Intentergy is energy with positive purpose. Sharing my ideas, stories, challenges, and experiences has been one of the most rewarding purposes in my adult life. I will continue to put my version of Intentergy out into the universe and I hope you all will do the same.
Below are a few of my favorite posts from the past. Please enjoy this scroll down memory lane.
Thank you, World Wide Web!
Overalls and a Pocket Watch
Emergency Room Enlightenment
Are There Toys in Heaven?
Don’t Knock Jokes
Alleluia After Lent
The Power of Yet
Inking God’s Plan
What has been your favorite Intentergy post?
Happy anniversary to all of you who have followed since the beginning! Thanks for having an open heart and mind and a willingness to share in the positive energy. You are blessings in my life.
By: Melanie A. Peters
P.S. If anyone would like to send an anniversary gift, I love comments, feedback, and shares of posts or chocolate. Chocolate is always good.
I hope you can come out to join me for “You in Print = Your Imprint” at the Missouri River Regional Library in Jefferson City, Mo 6:30-8:00 p.m.
in the Art Gallery.
You in Print = Your Imprint – Blogger Melanie Peters of Intentergy.com shares strategies for adding productivity and positivity to your life through writing. With ideas for blogging, social media practices, and journaling this presentation is geared to helping individuals make a positive digital footprint through the development of composition practices. Traditional writers and composers of the digital age alike will find Peters’ approach to positive methods insightful and inspiring. Individuals who are looking to add positive energy and organization to their lives, as well as writers who are looking for ways to develop their craft, will find this presentation helpful and entertaining.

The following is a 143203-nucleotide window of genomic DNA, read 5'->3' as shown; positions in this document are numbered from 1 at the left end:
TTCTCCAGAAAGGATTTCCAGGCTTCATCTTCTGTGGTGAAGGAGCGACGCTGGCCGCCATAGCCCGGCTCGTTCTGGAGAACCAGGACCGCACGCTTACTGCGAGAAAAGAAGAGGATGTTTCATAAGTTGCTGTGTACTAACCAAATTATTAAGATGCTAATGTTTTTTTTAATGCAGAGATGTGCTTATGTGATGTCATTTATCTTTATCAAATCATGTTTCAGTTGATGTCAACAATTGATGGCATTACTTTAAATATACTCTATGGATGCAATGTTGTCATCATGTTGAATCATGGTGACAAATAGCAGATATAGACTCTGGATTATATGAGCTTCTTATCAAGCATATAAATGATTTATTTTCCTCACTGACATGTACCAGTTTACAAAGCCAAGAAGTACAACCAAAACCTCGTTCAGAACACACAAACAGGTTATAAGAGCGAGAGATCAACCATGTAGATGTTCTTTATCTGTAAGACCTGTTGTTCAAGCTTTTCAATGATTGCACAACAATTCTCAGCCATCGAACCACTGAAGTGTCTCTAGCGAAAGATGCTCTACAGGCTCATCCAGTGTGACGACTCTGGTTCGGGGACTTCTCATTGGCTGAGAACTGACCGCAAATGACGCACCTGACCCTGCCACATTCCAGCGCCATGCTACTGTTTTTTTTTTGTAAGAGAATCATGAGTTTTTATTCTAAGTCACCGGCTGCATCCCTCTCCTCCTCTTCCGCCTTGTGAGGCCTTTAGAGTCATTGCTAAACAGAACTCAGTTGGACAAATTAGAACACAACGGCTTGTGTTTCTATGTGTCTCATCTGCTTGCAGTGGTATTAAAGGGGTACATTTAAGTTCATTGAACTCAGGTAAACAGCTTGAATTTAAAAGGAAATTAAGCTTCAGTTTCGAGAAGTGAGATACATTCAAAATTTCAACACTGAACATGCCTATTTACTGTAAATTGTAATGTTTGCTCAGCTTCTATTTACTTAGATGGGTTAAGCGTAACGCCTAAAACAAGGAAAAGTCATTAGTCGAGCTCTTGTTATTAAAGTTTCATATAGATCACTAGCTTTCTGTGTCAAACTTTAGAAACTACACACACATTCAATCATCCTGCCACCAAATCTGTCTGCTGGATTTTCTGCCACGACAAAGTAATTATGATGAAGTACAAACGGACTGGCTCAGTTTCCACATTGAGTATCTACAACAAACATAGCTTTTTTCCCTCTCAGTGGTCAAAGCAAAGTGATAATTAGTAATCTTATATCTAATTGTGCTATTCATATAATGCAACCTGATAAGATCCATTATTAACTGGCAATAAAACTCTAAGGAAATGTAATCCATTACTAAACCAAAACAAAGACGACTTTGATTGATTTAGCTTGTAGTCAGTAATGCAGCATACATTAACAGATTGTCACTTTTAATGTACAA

By: Melanie A. Peters
Adventures in farming don’t stop when winter arrives. If anything, they become more frequent. This past summer hubby decided we would give silage feeding a try and chopped a pit full of the ever-fermenting feed for our cattle. We wrapped the pit tight and waited for the weather to require us to serve up the corn stalks and leaves. Fortunately, the coldest cold took its time getting here and we did not have to start the daily task of carting the food to our cows until January.
I had not experienced the serving of silage and, based on all the research I saw hubby do, I was intrigued by this form of feeding. It was a process that I found both interesting and time-consuming (traits that often go with farming).
Thank goodness for 4-wheel drive tractors and silage buggies to help us get the feed to our hungry herd. Silage has to be fed daily when the grass has stopped growing or is under a thick blanket of snow.
After 10+ inches fell, serving silage was a must. The following week brought sub-zero temps and those cows needed whatever food we could get to them. Continue reading “Frozen Dinners on the Farm”
Hello Dr. Deeken,
Ten years ago you allowed a crazy, pregnant lady to meet with you prior to the birth of her first child. You were kind and patient and, as that same crazy mom continued to bring all three of her babies, you showed the same dedication and compassion. Thank you!